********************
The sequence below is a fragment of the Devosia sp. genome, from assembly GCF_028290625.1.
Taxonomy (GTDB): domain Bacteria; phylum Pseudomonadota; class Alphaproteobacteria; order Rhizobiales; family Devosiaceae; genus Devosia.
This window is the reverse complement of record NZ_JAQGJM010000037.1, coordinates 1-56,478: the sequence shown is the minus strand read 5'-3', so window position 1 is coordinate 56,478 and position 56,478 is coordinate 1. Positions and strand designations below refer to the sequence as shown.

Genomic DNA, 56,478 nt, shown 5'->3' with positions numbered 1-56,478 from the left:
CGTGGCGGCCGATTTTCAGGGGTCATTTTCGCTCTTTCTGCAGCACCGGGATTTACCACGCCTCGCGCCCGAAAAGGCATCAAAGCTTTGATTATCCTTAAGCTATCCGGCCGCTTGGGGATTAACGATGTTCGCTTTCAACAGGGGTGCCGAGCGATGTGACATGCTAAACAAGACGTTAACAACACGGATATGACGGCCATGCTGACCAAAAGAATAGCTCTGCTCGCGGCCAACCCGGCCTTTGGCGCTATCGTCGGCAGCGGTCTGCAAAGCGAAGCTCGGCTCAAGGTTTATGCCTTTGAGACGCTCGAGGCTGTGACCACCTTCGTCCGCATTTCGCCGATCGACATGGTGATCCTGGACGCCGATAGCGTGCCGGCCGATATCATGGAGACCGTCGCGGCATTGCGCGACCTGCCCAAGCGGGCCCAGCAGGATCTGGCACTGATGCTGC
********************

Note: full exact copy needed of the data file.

The sequence below is a fragment of the Devosia sp. genome, from assembly GCF_028290625.1.
Taxonomy (GTDB): domain Bacteria; phylum Pseudomonadota; class Alphaproteobacteria; order Rhizobiales; family Devosiaceae; genus Devosia.
This window is the reverse complement of record NZ_JAQGJM010000037.1, coordinates 1-56,478: the sequence shown is the minus strand read 5'-3', so window position 1 is coordinate 56,478 and position 56,478 is coordinate 1. Positions and strand designations below refer to the sequence as shown.

Genomic DNA, 56,478 nt, shown 5'->3' with positions numbered 1-56,478 from the left:
CGTGGCGGCCGATTTTCAGGGGTCATTTTCGCTCTTTCTGCAGCACCGGGATTTACCACGCCTCGCGCCCGAAAAGGCATCAAAGCTTTGATTATCCTTAAGCTATCCGGCCGCTTGGGGATTAACGATGTTCGCTTTCAACAGGGGTGCCGAGCGATGTGACATGCTAAACAAGACGTTAACAACACGGATATGACGGCCATGCTGACCAAAAGAATAGCTCTGCTCGCGGCCAACCCGGCCTTTGGCGCTATCGTCGGCAGCGGTCTGCAAAGCGAAGCTCGGCTCAAGGTTTATGCCTTTGAGACGCTCGAGGCTGTGACCACCTTCGTCCGCATTTCGCCGATCGACATGGTGATCCTGGACGCCGATAGCGTGCCGGCCGATATCATGGAGACCGTCGCGGCATTGCGCGACCTGCCCAAGCGGGCCCAGCAGGATCTGGCACTGATGCTGC